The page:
“Oh, you’re a vegetarian? That’s cool. Why did you decide to become vegetarian?”
“Oh, you’re a vegetarian? I didn’t know that. Are you sure you don’t want a slice of pepperoni pizza?”
One of these responses is appropriate to finding out a friend chooses not to include meat in their diet. The other is definitely not.
There are over 7 million vegetarians in the United States, and that trend has been steadily increasing over the past decade. The chances are that if you don’t already know someone who chooses not to eat meat, you will encounter a person with this perspective in the near future. Vegetarianism is a lifestyle choice where someone decides not to eat meat for any number of personal reasons.
People decide not to eat meat the same way I choose not to eat tomatoes, although I have never received any haughty or intrusive comments on my aversion to certain vegetables. (Everyone’s picky about something, right?) In the same way, it’s important to show some respect to the veggie lovers out there. If you do come across someone who has made this decision, it is perfectly acceptable to inquire about their decision to maintain a meatless diet.
According to my vegetarian friends and co-workers, they receive some inconsiderate comments on their personal lives when people learn about their diet. In order to prevent any discomfort for you and your vegetarian friends or family, here are some common responses to vegetarianism that you should avoid:
1. “But don’t you feel weak? Aren’t you iron deficient?”
Any comment on the nutrients they are missing out on by not eating meat is not okay. Unless you are a certified nutritionist, I highly advise not launching into any description of how necessary protein and iron are. The decision to become a vegetarian is a serious switch, so there is a pretty high chance that your veggie-loving friend has already done their research on their dietary needs. Acting like their mom or doctor and checking up on their personal health could be a tad offensive or uncomfortable in certain settings. Switch to asking about some of their favorite veggie recipes or supplements instead!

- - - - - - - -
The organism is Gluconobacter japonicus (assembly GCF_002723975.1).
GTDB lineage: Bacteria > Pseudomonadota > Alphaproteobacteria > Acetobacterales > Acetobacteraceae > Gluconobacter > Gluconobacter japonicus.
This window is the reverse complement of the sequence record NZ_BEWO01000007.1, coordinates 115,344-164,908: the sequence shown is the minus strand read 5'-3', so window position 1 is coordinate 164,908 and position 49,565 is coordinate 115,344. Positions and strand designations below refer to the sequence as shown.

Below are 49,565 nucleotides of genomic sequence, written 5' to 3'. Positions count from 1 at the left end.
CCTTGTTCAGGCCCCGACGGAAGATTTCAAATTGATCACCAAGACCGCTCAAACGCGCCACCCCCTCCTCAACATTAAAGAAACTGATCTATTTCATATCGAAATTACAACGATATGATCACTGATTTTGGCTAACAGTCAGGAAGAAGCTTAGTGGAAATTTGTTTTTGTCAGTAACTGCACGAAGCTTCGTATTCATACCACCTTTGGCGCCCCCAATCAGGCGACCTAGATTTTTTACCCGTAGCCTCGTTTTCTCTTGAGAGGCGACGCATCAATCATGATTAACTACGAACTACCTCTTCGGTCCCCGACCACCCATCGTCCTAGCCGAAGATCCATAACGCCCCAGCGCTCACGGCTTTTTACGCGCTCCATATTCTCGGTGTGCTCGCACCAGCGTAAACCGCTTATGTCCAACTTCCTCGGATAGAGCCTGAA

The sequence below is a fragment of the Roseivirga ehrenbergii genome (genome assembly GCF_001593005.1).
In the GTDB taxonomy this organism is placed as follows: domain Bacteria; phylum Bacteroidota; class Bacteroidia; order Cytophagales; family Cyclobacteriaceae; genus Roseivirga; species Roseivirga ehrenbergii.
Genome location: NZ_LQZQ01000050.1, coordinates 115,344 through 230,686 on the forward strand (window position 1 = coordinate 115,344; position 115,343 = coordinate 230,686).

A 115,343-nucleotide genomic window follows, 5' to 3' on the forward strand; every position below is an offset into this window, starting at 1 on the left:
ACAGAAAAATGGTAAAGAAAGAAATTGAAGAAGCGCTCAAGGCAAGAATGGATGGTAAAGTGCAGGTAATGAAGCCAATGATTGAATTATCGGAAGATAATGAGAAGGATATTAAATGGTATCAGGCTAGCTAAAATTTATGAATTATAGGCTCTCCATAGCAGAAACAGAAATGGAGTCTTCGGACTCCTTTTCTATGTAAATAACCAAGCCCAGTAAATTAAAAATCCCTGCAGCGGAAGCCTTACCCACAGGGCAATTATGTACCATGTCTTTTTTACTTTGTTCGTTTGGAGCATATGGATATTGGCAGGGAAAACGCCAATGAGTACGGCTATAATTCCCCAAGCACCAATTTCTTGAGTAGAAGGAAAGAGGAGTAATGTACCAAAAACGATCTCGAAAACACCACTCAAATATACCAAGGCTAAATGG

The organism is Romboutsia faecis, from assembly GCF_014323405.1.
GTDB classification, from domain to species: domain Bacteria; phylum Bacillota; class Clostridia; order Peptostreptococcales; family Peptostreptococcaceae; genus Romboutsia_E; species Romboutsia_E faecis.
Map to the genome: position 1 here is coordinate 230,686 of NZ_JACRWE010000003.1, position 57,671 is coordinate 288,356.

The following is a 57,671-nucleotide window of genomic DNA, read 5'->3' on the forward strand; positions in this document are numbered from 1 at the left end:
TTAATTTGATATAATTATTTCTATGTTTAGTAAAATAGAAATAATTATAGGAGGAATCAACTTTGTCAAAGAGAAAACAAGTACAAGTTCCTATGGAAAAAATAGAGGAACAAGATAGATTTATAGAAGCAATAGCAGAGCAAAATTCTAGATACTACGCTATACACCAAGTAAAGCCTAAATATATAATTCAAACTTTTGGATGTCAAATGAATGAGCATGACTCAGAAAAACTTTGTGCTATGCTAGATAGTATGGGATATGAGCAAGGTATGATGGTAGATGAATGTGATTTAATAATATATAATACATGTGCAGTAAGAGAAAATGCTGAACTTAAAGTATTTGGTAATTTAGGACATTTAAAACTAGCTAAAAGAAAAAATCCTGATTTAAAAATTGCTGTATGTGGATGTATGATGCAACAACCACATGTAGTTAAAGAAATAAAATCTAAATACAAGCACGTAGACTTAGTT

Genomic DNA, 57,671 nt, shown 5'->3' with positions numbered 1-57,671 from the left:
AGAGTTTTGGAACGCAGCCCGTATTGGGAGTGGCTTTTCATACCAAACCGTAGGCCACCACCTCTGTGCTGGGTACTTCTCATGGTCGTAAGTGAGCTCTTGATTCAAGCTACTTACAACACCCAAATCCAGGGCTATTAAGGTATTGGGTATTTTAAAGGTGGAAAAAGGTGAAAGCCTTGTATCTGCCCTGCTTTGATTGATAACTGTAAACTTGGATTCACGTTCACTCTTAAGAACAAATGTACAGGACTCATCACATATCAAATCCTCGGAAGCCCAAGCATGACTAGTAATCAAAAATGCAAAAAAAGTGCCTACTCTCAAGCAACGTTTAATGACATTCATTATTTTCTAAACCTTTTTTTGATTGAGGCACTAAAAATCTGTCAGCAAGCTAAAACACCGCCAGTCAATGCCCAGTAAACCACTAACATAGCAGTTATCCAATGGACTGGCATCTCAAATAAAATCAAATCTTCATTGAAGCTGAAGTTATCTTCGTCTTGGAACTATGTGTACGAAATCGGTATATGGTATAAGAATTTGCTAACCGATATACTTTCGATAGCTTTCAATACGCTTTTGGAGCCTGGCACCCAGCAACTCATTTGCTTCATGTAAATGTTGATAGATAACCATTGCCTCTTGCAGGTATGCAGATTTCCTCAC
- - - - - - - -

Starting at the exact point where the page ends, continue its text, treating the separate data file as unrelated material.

2. “Every vegetarian I have met has ended up eating meat.”
Well…that’s…nice… People change! That’s no reason to discourage someone who has made such a huge commitment. It can be difficult to sustain a meatless diet when transitioning to new jobs or environments, or if there are other health issues involved. And that’s ok! Always do what is best for your own body–but don’t assume it happens to everyone or put down people who can’t keep the commitment. Also, try to be supportive of people who are making the effort to make a lifestyle change. Instead of bringing up negative topics, ask about their motivation for the diet, or how long they have been “meatless.”
3. “Come on, just one bite!”
Seriously, why do people do this? Especially in a culture which preaches “No means no” in any other circumstance. Surprise! You’re not going to change their mind on the spot, and it is a little bit rude to try, even if you are trying to be polite by offering them a sample of your world-famous cocktail weenies.
4. “Even if you don’t eat meat, it won’t make any difference.”
Slow your roll. Here are the facts: The meat industry produces 14.5% of the world’s greenhouse gas emissions. If everyone living in the United States substituted meat for one vegetarian meal every week, the carbon dioxide savings would be equal to the effects of taking half a million cars off U.S. roads. Statistics demonstrates an increase in people following vegetarian diets and more restaurants introducing vegetarian-friendly menu items, which in itself is helping out the environment. And as Gandhi said, “If we could change ourselves, the tendencies in the world would also change. As a man changes his own nature, so does the attitude of the world change towards him.” Even if the change is as small-scale as switching up your diet to raise awareness of the issues around you. Try talking instead about new veggie-friendly eateries in your town. Who knows, you might find your next favorite restaurant.
And for all the vegetarians… How to handle when someone comes at you about your diet: Since vegetarianism seems extreme to some people, not everyone is going to be understanding of your decision. Don’t take it personally or doubt yourself. The best way to handle these situations is calmly and patiently. On your own, think of a go-to explanation to help others understand why you eat (or don’t eat) what you do. Make sure you think of thorough and factual summaries of your reasons as well. Then, if you are ever caught off-guard or caught up in a conversation about your diet, you can help others to better understand your point of view without feeling uncomfortable or unprepared.
Image Courtesy of Kelly Marcelo